As Mr Gaunt's pranks begin to be executed, rifts emerge among the townspeople: first between the mentally unstable but docile Nettie Cobb and the outwardly psychotic Wilma Jerzyck; then between Selectman Danforth Keeton, a wife beater with a chip on both shoulders, and the placid Deputy Ridgewick, and then between a fundamentalist Baptist preacher and a hard-headed Catholic priest - all of it working towards Mr Gaunt's gruesome pièce d'résistance.

The tagline of Needful Things is 'words are his power', and it perfectly captures the gleeful deviousness at work here: at first, it's benign (which is, of course, one of King's brilliantly employed methods to evoke tension and suspense), before incrementally escalating to events of calamitous proportion. King's incremental escalations aren't always on the money – he misses a step between Nettie and Wilma's original confrontation to their final showdown, and career criminal Ace Merrill appears too suddenly. The book is certainly bloated – both with words and characters (although it is not unusual for King's novels of this length to be heavily populated) – and there's a feeling that King is making up plot as he goes along. Not a good move if one is intending to write a novel of this length.

Two characters that I thought were perfectly handled were Danforth Keeton and his wife Myrtle. Keeton (to his chagrin, many of the townspeople refer to him as 'Buster') is not Needful Things' chief antagonist, but he is one of King's most multi-faceted villains, a man so wracked with paranoia about 'Them' that he is rendered personally and professionally crippled. The manner in which King chronicles Keeton's relationship with his wife and with the other townspeople is a triumph, the characterisation is second to none. Keeton is the character King most comprehensively analyses in Needful Things – he does an adequate job with Polly and Alan, but the removal of some faces could have permitted him to do a better job. Leland Gaunt is necessarily mysterious, and King invokes that veil well.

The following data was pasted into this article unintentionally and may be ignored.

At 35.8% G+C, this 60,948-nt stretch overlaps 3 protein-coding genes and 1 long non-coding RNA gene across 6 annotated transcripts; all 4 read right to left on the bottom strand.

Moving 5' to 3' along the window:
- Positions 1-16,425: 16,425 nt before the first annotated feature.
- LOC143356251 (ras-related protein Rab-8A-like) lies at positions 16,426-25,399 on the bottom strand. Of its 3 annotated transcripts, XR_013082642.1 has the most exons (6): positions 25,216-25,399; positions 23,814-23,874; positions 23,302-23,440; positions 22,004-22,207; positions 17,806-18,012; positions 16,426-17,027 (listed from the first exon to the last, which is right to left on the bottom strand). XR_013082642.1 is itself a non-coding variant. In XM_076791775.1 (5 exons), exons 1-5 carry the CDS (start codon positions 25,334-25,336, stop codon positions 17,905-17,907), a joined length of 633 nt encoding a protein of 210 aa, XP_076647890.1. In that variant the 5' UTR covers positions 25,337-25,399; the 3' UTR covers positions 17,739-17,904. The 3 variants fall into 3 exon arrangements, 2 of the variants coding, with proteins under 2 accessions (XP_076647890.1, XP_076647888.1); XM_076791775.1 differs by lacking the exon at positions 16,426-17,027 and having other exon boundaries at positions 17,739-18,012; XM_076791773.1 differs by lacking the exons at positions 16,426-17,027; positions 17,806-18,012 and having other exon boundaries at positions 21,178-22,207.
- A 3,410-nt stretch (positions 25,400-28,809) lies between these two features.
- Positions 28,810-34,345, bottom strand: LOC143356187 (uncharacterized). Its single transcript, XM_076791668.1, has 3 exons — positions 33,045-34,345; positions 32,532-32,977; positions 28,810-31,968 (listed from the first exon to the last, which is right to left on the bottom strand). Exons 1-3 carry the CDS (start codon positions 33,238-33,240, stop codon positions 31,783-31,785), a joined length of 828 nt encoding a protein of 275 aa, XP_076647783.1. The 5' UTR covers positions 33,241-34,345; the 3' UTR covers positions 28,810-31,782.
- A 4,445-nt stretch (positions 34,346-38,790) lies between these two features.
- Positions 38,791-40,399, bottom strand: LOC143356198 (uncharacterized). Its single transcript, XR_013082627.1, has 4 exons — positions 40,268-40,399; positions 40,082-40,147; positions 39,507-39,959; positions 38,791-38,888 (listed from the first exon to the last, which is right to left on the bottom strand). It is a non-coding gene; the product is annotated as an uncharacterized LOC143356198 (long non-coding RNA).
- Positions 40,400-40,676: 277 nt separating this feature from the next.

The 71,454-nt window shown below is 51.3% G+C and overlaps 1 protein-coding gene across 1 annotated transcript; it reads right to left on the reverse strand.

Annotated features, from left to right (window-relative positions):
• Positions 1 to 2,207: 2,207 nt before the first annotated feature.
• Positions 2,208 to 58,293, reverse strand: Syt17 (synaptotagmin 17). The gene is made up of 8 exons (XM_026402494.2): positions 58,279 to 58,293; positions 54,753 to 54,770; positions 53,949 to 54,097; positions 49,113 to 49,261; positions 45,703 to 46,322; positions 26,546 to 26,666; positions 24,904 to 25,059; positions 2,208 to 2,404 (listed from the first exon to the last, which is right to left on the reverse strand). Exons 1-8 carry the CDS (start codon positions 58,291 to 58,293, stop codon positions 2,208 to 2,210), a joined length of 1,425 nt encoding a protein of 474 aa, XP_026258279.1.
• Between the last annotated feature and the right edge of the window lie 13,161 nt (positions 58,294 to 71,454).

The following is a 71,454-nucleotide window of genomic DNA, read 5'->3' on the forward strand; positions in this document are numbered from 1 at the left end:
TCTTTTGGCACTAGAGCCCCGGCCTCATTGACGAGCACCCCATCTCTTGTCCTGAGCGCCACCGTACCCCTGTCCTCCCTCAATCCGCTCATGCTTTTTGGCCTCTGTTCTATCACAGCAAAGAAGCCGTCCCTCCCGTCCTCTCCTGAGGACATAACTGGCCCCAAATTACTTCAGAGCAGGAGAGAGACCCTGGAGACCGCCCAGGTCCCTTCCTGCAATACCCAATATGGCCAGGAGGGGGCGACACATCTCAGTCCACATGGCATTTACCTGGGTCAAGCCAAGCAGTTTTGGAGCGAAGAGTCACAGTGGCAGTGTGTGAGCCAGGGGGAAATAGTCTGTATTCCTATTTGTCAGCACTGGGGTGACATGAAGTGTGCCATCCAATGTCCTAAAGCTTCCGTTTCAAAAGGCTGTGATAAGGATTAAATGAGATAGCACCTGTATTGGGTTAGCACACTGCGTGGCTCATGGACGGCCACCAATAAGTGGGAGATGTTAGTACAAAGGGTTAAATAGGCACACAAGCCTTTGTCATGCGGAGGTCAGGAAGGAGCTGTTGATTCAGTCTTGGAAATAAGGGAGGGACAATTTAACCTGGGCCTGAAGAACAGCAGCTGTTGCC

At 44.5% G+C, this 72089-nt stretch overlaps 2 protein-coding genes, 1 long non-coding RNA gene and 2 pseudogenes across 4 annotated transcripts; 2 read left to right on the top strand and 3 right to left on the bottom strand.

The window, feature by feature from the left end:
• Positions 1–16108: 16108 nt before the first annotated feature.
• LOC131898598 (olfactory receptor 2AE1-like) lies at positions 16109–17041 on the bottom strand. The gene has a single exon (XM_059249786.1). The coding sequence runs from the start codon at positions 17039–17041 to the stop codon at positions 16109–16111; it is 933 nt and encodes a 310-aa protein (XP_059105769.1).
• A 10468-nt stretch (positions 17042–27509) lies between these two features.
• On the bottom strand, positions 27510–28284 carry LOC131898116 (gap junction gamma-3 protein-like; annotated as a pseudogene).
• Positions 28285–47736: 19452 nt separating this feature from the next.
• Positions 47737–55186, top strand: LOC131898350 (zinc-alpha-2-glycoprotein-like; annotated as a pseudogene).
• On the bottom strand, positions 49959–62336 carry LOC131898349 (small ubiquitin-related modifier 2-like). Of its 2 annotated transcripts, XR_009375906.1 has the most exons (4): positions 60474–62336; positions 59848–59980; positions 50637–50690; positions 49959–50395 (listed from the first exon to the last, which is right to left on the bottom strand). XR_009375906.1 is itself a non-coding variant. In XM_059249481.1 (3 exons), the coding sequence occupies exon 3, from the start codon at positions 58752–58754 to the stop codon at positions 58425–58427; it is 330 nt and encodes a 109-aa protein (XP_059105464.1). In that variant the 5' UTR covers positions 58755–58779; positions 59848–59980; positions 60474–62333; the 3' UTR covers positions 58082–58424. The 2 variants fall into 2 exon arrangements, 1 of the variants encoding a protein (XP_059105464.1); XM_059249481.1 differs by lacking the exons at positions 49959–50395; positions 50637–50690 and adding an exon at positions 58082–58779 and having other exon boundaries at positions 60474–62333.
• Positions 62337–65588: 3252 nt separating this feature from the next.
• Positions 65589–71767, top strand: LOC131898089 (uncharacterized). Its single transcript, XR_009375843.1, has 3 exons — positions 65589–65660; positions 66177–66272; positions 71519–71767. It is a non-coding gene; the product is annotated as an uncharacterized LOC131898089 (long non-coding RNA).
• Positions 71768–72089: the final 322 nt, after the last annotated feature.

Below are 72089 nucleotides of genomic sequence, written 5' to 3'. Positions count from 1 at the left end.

But by the time we get to that veil's removal, it's anti-climactic. Where Needful Things becomes confused – not fatally so, just muddled and unnecessarily voluble – is when Ace Merrill is introduced as Gaunt's partner-in-arms. Perhaps Ace is the character that breaks the camel's back, but his entry is the impetus for Needful Things to buckle under its own weight. It never peters out – faults aside, by the late-eighties, King has written enough books to develop a formula to keep readers intrigued, and this reader didn't once consider putting the novel down – but it is severely weakened nonetheless.

Despite these reservations, Needful Things does not deserve a negative review. Its first half is vintage King, recalling the author's best work in the seventies and early eighties, and I attribute the lag that the novel suffers from in its closing few hundred pages to length, ill-conceived plotting, a huge volume of characters and a decided drop in quality of output by King over this period. Stephen King fans will like this more than those who have had little experience with the author: if you belong to the former group, you might add half a point to the below rating. Otherwise, it's reservedly recommended.